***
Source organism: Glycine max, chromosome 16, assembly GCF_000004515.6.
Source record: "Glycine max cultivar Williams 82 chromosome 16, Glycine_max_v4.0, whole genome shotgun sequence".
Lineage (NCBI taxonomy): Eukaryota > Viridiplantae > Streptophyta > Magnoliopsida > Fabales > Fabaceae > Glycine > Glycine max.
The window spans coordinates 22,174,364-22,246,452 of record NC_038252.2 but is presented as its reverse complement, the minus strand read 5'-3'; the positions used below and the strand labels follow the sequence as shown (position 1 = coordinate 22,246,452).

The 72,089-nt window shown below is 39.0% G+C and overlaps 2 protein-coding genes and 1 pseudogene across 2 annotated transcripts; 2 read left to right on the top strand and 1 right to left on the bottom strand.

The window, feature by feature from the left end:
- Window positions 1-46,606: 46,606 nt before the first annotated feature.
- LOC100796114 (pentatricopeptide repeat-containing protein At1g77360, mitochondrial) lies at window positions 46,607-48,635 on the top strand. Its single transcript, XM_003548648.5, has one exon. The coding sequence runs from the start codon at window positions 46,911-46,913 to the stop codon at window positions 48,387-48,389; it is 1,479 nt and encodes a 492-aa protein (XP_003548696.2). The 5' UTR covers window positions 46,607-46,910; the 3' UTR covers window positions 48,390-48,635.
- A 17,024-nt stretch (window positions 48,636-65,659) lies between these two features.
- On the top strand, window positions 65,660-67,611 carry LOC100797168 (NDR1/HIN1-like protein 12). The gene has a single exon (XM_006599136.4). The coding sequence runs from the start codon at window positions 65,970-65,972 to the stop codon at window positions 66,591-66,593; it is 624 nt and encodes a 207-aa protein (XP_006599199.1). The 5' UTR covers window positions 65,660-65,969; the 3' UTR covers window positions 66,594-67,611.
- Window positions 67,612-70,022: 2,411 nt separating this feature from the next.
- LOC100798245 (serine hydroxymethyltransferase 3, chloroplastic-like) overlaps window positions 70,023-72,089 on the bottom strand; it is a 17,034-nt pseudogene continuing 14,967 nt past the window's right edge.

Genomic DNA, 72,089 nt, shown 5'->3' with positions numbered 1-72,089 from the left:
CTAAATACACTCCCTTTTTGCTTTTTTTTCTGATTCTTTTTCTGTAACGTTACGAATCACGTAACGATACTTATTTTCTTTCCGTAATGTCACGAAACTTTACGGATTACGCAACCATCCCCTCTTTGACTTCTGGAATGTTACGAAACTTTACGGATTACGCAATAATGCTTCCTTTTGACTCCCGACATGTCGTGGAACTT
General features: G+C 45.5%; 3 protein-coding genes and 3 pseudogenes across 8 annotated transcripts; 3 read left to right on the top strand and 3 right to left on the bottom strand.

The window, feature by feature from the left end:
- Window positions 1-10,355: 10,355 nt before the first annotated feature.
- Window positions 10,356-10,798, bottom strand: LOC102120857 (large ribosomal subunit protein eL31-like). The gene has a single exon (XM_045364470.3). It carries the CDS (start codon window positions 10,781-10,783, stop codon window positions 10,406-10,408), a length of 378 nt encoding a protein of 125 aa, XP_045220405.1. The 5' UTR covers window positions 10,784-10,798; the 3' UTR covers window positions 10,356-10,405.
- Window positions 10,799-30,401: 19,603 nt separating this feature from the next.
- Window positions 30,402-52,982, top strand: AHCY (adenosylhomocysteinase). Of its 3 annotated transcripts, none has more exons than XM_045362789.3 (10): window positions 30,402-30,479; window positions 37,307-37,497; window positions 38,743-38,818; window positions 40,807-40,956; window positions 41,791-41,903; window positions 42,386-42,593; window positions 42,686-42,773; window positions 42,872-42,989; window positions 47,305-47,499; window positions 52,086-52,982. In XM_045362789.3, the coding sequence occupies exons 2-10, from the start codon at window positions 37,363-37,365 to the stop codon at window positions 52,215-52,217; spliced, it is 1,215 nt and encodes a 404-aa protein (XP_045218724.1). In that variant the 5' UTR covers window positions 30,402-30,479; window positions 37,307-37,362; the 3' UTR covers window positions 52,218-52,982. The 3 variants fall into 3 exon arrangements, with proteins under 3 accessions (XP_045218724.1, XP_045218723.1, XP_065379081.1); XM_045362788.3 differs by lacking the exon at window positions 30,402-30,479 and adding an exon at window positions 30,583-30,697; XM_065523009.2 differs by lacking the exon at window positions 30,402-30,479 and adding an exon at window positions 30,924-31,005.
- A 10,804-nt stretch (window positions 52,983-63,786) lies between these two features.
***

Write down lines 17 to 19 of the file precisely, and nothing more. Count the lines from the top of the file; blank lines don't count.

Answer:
- Window positions 1-10,355: 10,355 nt before the first annotated feature.
- Window positions 10,356-10,798, bottom strand: LOC102120857 (large ribosomal subunit protein eL31-like). The gene has a single exon (XM_045364470.3). It carries the CDS (start codon window positions 10,781-10,783, stop codon window positions 10,406-10,408), a length of 378 nt encoding a protein of 125 aa, XP_045220405.1. The 5' UTR covers window positions 10,784-10,798; the 3' UTR covers window positions 10,356-10,405.
- Window positions 10,799-30,401: 19,603 nt separating this feature from the next.